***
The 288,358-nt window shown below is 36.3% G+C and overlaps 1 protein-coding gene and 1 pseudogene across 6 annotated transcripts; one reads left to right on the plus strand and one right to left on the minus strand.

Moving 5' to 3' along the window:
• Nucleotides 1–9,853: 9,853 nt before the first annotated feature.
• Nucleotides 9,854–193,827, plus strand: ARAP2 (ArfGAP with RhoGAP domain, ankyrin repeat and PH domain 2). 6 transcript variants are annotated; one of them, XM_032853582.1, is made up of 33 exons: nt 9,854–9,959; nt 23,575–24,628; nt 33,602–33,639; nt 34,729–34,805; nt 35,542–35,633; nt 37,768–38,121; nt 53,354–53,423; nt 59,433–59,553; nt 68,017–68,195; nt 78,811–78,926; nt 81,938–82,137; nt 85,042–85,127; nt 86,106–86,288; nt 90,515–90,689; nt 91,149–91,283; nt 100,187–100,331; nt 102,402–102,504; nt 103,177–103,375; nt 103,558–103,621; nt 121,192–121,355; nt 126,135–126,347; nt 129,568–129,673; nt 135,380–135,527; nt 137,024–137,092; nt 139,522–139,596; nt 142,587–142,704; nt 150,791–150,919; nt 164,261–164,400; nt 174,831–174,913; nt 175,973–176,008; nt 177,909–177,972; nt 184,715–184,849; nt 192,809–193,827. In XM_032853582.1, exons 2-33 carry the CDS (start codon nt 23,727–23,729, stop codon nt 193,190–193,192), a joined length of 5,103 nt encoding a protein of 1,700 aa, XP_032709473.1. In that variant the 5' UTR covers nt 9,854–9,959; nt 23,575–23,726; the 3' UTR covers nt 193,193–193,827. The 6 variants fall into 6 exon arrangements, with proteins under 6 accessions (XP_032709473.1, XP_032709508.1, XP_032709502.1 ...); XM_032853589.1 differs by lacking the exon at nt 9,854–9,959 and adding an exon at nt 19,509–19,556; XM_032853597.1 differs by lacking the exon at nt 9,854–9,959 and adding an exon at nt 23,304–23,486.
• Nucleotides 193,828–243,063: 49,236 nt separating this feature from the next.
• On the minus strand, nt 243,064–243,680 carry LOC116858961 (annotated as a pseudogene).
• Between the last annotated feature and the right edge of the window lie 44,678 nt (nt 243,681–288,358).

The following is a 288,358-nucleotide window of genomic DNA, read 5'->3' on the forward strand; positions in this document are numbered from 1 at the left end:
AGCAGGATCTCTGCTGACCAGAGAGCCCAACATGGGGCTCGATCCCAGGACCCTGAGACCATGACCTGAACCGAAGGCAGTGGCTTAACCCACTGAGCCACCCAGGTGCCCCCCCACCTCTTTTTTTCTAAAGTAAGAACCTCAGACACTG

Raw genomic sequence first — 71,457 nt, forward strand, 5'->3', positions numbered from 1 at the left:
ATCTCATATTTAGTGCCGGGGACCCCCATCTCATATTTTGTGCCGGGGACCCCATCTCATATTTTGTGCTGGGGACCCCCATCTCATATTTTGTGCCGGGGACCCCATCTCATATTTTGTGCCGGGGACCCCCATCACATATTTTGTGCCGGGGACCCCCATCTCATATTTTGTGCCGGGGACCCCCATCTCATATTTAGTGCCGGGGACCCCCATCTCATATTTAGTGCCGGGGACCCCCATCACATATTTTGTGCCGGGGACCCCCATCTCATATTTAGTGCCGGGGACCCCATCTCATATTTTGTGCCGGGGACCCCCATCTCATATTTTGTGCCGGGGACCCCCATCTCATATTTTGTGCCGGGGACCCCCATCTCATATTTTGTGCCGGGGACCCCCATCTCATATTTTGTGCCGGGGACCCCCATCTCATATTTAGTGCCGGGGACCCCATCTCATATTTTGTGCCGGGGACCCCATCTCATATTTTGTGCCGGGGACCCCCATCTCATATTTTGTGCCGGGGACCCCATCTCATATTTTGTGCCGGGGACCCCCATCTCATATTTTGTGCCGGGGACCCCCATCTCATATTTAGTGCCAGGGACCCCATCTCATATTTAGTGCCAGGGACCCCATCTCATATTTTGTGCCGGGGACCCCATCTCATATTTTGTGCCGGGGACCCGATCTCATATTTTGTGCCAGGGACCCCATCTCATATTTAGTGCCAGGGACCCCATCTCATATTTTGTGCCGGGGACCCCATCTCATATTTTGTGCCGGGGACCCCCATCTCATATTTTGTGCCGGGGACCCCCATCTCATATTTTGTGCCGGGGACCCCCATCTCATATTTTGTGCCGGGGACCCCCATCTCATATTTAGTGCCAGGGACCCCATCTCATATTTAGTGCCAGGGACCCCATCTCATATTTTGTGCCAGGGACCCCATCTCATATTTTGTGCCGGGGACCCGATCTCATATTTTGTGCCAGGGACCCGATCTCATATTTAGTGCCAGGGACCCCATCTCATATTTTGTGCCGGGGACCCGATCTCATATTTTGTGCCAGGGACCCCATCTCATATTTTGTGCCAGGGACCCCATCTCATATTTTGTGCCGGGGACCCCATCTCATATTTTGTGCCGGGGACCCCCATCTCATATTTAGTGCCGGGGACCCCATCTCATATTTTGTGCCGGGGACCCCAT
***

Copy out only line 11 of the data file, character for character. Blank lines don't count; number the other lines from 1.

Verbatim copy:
ATCTCATATTTAGTGCCGGGGACCCCCATCTCATATTTTGTGCCGGGGACCCCATCTCATATTTTGTGCTGGGGACCCCCATCTCATATTTTGTGCCGGGGACCCCATCTCATATTTTGTGCCGGGGACCCCCATCACATATTTTGTGCCGGGGACCCCCATCTCATATTTTGTGCCGGGGACCCCCATCTCATATTTAGTGCCGGGGACCCCCATCTCATATTTAGTGCCGGGGACCCCCATCACATATTTTGTGCCGGGGACCCCCATCTCATATTTAGTGCCGGGGACCCCATCTCATATTTTGTGCCGGGGACCCCCATCTCATATTTTGTGCCGGGGACCCCCATCTCATATTTTGTGCCGGGGACCCCCATCTCATATTTTGTGCCGGGGACCCCCATCTCATATTTTGTGCCGGGGACCCCCATCTCATATTTAGTGCCGGGGACCCCATCTCATATTTTGTGCCGGGGACCCCATCTCATATTTTGTGCCGGGGACCCCCATCTCATATTTTGTGCCGGGGACCCCATCTCATATTTTGTGCCGGGGACCCCCATCTCATATTTTGTGCCGGGGACCCCCATCTCATATTTAGTGCCAGGGACCCCATCTCATATTTAGTGCCAGGGACCCCATCTCATATTTTGTGCCGGGGACCCCATCTCATATTTTGTGCCGGGGACCCGATCTCATATTTTGTGCCAGGGACCCCATCTCATATTTAGTGCCAGGGACCCCATCTCATATTTTGTGCCGGGGACCCCATCTCATATTTTGTGCCGGGGACCCCCATCTCATATTTTGTGCCGGGGACCCCCATCTCATATTTTGTGCCGGGGACCCCCATCTCATATTTTGTGCCGGGGACCCCCATCTCATATTTAGTGCCAGGGACCCCATCTCATATTTAGTGCCAGGGACCCCATCTCATATTTTGTGCCAGGGACCCCATCTCATATTTTGTGCCGGGGACCCGATCTCATATTTTGTGCCAGGGACCCGATCTCATATTTAGTGCCAGGGACCCCATCTCATATTTTGTGCCGGGGACCCGATCTCATATTTTGTGCCAGGGACCCCATCTCATATTTTGTGCCAGGGACCCCATCTCATATTTTGTGCCGGGGACCCCATCTCATATTTTGTGCCGGGGACCCCCATCTCATATTTAGTGCCGGGGACCCCATCTCATATTTTGTGCCGGGGACCCCAT